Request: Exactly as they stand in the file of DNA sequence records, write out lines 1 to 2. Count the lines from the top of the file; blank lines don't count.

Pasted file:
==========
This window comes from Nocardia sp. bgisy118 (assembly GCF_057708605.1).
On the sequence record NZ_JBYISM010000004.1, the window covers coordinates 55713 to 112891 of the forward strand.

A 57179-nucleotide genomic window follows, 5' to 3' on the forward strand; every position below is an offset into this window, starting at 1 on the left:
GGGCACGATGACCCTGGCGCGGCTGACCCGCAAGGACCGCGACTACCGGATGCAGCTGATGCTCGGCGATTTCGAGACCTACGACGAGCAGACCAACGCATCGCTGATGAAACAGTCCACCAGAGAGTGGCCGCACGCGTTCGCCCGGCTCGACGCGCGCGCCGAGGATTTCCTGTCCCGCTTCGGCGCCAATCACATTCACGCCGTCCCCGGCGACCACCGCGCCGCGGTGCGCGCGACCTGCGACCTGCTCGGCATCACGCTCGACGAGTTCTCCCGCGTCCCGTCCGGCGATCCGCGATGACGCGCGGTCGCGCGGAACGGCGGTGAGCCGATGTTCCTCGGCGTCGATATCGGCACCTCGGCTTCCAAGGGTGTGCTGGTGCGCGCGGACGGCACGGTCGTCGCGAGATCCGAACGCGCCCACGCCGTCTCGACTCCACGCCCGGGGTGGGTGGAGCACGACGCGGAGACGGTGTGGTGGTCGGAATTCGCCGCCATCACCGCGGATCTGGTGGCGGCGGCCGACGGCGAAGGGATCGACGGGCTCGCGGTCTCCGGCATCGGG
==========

This window comes from Nocardia sp. bgisy118 (assembly GCF_057708605.1).
On the sequence record NZ_JBYISM010000004.1, the window covers coordinates 55713 to 112891 of the forward strand.